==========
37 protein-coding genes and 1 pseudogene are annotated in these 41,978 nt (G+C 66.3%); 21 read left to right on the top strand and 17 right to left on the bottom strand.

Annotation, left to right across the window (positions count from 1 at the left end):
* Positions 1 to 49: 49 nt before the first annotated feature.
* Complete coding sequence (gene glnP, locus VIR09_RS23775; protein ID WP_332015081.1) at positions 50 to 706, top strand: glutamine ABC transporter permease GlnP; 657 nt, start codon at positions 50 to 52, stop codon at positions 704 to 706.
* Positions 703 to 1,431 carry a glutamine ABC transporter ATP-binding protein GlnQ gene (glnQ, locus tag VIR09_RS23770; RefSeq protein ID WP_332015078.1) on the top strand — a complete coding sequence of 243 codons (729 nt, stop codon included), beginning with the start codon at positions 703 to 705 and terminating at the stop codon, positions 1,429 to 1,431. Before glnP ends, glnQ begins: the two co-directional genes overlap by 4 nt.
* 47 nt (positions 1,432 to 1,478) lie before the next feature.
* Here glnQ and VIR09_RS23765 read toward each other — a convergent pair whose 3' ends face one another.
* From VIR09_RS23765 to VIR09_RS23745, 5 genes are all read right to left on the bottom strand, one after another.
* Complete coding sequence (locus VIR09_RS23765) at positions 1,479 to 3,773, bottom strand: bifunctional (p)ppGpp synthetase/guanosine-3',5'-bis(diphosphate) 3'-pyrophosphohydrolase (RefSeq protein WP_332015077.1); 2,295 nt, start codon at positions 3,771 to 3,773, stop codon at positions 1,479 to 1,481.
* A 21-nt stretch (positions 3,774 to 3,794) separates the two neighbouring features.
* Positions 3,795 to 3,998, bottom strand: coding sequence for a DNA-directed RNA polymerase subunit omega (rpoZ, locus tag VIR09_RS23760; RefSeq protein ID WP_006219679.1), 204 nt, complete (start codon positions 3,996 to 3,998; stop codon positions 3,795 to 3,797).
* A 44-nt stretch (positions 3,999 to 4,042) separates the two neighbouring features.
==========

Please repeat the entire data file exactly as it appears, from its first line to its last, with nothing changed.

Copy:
37 protein-coding genes and 1 pseudogene are annotated in these 41,978 nt (G+C 66.3%); 21 read left to right on the top strand and 17 right to left on the bottom strand.

Annotation, left to right across the window (positions count from 1 at the left end):
* Positions 1 to 49: 49 nt before the first annotated feature.
* Complete coding sequence (gene glnP, locus VIR09_RS23775; protein ID WP_332015081.1) at positions 50 to 706, top strand: glutamine ABC transporter permease GlnP; 657 nt, start codon at positions 50 to 52, stop codon at positions 704 to 706.
* Positions 703 to 1,431 carry a glutamine ABC transporter ATP-binding protein GlnQ gene (glnQ, locus tag VIR09_RS23770; RefSeq protein ID WP_332015078.1) on the top strand — a complete coding sequence of 243 codons (729 nt, stop codon included), beginning with the start codon at positions 703 to 705 and terminating at the stop codon, positions 1,429 to 1,431. Before glnP ends, glnQ begins: the two co-directional genes overlap by 4 nt.
* 47 nt (positions 1,432 to 1,478) lie before the next feature.
* Here glnQ and VIR09_RS23765 read toward each other — a convergent pair whose 3' ends face one another.
* From VIR09_RS23765 to VIR09_RS23745, 5 genes are all read right to left on the bottom strand, one after another.
* Complete coding sequence (locus VIR09_RS23765) at positions 1,479 to 3,773, bottom strand: bifunctional (p)ppGpp synthetase/guanosine-3',5'-bis(diphosphate) 3'-pyrophosphohydrolase (RefSeq protein WP_332015077.1); 2,295 nt, start codon at positions 3,771 to 3,773, stop codon at positions 1,479 to 1,481.
* A 21-nt stretch (positions 3,774 to 3,794) separates the two neighbouring features.
* Positions 3,795 to 3,998, bottom strand: coding sequence for a DNA-directed RNA polymerase subunit omega (rpoZ, locus tag VIR09_RS23760; RefSeq protein ID WP_006219679.1), 204 nt, complete (start codon positions 3,996 to 3,998; stop codon positions 3,795 to 3,797).
* A 44-nt stretch (positions 3,999 to 4,042) separates the two neighbouring features.